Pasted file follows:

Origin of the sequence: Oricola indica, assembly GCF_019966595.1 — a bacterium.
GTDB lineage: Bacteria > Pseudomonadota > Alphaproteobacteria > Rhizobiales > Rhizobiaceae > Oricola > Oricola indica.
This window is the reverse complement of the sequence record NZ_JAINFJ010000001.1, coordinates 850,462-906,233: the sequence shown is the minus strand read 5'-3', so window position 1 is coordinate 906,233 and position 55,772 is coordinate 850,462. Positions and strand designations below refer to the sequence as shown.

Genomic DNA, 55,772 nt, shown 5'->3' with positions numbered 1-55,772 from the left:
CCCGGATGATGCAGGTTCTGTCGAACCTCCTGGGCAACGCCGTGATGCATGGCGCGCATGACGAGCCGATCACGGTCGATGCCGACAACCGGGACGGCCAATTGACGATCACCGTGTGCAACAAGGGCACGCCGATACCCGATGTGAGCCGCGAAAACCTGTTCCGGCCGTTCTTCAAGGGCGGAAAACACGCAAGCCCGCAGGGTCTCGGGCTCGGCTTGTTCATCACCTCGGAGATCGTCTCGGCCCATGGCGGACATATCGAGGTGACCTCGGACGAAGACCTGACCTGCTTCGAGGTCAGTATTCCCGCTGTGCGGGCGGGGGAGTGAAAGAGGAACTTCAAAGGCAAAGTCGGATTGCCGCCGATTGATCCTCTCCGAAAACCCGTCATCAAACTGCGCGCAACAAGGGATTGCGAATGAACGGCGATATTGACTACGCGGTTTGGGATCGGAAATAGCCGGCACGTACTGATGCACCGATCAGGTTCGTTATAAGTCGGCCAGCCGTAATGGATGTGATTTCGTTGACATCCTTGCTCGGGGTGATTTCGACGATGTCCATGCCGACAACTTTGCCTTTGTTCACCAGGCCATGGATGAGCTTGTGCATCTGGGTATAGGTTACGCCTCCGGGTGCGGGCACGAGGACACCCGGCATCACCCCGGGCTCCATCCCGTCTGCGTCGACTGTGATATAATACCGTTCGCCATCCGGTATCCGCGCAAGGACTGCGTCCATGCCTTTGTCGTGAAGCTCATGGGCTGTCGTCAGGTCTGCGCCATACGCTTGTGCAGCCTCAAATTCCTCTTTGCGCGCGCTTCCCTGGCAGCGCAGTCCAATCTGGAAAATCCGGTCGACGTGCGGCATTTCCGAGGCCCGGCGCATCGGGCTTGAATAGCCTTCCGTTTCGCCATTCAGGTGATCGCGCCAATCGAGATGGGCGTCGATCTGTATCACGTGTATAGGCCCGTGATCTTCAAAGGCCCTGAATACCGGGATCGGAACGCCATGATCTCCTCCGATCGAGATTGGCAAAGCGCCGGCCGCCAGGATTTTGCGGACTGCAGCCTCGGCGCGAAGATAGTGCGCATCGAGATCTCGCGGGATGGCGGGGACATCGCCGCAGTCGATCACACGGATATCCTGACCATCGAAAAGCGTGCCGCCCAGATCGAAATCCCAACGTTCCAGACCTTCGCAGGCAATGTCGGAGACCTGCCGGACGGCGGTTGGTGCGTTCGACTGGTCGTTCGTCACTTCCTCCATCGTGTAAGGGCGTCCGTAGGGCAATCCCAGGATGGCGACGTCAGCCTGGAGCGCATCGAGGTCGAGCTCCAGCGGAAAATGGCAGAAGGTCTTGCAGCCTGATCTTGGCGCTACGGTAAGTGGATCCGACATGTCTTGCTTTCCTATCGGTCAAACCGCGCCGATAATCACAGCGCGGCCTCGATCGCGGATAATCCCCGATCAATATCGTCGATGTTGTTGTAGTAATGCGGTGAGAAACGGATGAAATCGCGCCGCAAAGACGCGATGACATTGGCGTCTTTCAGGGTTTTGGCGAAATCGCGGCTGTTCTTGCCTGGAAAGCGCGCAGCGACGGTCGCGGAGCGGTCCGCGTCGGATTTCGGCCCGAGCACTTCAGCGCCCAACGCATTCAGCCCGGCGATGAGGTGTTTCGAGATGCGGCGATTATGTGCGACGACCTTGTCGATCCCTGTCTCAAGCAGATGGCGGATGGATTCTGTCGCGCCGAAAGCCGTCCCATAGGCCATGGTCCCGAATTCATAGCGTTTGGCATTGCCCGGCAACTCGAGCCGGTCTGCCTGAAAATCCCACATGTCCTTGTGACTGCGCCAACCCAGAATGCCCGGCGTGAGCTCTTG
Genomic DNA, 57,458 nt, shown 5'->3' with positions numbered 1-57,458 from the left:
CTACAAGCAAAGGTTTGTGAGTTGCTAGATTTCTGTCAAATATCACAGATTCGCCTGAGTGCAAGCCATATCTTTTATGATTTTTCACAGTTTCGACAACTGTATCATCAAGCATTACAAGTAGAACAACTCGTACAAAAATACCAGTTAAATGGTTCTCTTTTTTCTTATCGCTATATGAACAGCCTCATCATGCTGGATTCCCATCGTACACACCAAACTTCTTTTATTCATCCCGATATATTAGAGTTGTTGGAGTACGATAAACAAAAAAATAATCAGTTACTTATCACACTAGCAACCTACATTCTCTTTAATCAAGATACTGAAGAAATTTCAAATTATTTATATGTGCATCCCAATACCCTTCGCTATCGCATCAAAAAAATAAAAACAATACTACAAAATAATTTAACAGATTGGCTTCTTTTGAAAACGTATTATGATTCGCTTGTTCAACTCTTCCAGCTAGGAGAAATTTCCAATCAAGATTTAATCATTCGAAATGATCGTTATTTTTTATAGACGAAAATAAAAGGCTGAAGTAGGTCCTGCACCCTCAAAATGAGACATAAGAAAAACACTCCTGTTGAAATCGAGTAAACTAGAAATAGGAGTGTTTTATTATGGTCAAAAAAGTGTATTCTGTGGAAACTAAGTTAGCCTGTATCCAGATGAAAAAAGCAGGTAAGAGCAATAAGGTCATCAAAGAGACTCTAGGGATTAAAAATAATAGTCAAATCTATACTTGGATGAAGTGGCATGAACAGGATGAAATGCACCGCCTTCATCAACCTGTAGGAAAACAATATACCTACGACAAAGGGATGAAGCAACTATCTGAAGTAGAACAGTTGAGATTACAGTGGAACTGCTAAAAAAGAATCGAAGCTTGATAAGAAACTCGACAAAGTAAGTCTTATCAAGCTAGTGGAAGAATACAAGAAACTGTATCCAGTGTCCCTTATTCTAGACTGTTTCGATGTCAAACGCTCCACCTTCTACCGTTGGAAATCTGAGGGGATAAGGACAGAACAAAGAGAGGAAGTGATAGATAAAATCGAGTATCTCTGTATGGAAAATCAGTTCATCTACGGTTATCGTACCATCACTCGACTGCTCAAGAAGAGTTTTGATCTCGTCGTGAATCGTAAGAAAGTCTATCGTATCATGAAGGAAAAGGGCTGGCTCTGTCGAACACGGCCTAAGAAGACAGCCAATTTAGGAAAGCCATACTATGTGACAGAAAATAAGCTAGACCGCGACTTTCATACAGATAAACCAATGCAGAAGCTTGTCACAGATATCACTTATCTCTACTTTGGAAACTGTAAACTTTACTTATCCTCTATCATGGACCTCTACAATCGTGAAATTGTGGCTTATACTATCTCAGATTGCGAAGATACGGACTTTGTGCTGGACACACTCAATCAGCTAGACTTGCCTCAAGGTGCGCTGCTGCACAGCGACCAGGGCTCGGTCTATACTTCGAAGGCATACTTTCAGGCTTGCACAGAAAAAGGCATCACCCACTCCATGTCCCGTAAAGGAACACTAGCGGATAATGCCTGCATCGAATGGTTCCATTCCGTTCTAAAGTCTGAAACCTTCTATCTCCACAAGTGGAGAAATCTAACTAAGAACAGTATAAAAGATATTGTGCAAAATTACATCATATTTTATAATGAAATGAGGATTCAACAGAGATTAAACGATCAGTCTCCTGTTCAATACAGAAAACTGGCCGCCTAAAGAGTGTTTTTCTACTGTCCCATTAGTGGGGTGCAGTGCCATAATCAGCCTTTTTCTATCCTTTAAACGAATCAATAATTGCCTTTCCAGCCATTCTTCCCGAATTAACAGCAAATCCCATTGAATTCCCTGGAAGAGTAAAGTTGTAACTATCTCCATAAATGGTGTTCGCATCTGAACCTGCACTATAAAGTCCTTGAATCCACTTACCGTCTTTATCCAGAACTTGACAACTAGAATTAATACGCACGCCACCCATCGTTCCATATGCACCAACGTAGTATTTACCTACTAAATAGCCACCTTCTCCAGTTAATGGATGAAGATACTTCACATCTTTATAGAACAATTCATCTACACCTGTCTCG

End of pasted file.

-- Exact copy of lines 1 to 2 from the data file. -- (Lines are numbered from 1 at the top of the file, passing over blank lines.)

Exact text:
Origin of the sequence: Oricola indica, assembly GCF_019966595.1 — a bacterium.
GTDB lineage: Bacteria > Pseudomonadota > Alphaproteobacteria > Rhizobiales > Rhizobiaceae > Oricola > Oricola indica.